Castlewellan Show: Former Ulster Farmers' Union president Victor Chestnutt highlights importance of agriculture to the local economy at busy show
He was speaking at Saturday’s Castlewellan Show where, despite the persistent and heavy showers of thundery rain, large crowds were still the order of the day.
As is traditional at the Co Down venue, the event was marked by a tremendous turnout of top quality livestock.
The supreme beef inter-breed championship was won by the Rodgers family, from Dromara, with an elite, five-year-old Blonde d’Aquitaine cow with a seven-month-old calf at foot.
A pedigree livestock breeder himself, Mr Chestnutt, judged the beef inter-breed classes at Castlewellan.
The North Antrim man confirmed that he had selected his champion as soon as she entered the ring, adding: “She is an excellent animal example of the breed: fantastic conformation and great
locomotion. But the presence of the calf also confirmed that she is a working cow. And this
is what cattle breeding is all about.”
The Rodgers family has been breeding Blonde cattle for the past thirty years.
Mr Chestnutt used his presence at Castlewellan to highlight the importance of agriculture to the
local economy as a whole.
“Northern Ireland is home to 1.8 million people, yet our farming and food sectors are feeding the equivalent of 10 million people around the world on a daily basis,” he said. “This represents a tremendous level of performance, which we can build on for the future. There is nothing to stop our farmers from producing more food while still meeting their climate change obligations.”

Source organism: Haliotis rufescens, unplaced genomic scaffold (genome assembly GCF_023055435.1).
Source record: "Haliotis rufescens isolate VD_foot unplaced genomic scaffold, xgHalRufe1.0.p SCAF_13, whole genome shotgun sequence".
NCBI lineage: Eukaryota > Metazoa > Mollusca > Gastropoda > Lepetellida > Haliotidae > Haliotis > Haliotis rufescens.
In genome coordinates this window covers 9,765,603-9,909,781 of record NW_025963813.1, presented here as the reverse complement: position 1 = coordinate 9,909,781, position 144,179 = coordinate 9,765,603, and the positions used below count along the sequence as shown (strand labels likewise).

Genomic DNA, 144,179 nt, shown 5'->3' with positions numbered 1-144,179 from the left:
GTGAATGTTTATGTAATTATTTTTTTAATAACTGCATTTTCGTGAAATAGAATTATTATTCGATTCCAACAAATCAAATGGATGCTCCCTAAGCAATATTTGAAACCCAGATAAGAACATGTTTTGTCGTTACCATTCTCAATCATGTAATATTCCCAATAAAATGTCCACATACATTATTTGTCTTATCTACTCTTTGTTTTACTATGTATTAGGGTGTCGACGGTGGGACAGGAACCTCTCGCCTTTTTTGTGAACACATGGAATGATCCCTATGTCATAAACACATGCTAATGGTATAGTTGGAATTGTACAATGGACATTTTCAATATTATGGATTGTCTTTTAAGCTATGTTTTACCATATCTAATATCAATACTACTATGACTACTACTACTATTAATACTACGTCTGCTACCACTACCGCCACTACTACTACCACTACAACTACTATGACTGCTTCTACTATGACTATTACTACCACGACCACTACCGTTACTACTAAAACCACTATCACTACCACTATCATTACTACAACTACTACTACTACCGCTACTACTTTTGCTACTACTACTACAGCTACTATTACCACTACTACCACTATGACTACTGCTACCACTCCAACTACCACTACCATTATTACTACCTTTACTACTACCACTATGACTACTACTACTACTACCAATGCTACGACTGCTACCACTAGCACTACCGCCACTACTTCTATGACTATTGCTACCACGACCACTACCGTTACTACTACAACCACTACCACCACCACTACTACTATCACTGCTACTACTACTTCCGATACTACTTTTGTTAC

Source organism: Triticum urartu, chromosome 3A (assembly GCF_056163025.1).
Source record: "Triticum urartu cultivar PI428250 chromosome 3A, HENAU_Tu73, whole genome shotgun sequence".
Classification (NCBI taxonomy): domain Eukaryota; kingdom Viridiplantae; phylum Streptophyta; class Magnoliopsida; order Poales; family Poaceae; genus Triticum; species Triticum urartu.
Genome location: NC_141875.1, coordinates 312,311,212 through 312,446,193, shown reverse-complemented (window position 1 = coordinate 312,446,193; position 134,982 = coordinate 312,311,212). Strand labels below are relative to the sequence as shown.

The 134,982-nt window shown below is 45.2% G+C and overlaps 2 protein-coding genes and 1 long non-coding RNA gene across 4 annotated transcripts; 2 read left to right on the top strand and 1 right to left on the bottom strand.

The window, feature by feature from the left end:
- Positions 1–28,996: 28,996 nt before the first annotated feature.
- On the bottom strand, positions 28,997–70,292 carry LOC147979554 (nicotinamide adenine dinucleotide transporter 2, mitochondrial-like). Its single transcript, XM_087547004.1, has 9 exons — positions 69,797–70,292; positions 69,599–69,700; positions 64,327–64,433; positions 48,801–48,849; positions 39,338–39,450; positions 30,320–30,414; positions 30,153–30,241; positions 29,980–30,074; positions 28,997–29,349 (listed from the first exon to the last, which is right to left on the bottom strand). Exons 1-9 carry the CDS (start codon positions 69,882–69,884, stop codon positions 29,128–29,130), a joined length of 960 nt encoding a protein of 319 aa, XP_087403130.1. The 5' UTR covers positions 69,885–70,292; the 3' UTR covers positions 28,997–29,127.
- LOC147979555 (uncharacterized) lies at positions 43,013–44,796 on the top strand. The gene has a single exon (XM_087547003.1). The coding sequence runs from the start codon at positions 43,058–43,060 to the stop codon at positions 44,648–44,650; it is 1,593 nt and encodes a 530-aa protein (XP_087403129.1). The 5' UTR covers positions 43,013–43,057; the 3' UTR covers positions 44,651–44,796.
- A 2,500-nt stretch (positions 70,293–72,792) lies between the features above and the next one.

Turning specifically to beef, Mr Chestnutt highlighted the role that local restaurants can play in supporting Northern Ireland’s livestock sector.
He continued: “I know that most of our catering outlets work with processers based here in Northern Ireland.
“But they should go that extra mile and ensure that the beef they actually procure comes from local farms.”
The sheep inter-breed championship was won by Orla and Patrick Grant, from Kilcoo in Co Down with a hogget ewe.
Archie McGregor, from Stirling in Scotland, judged the inter-breed sheep classes at Castlewellan.
He described his champion as an excellent example of what is still a new breed to the UK and Ireland.
McGregor also confirmed the elite quality of the sheep entered for Castlewellan 2023, across the board.
As the name suggests, Dutch Spotted sheep hail from the Netherlands.
They are a naturally polled (hornless) breed and consistently colour-mark their progeny, even in cross breeding scenarios.
Dutch Spotted sheep are multi-purpose animals, being of equal value in both hill and lowland situations.
When used a terminal sire, they produce lambs with an exceptionally high kill-out percentage. The quality of the meat is also excellent.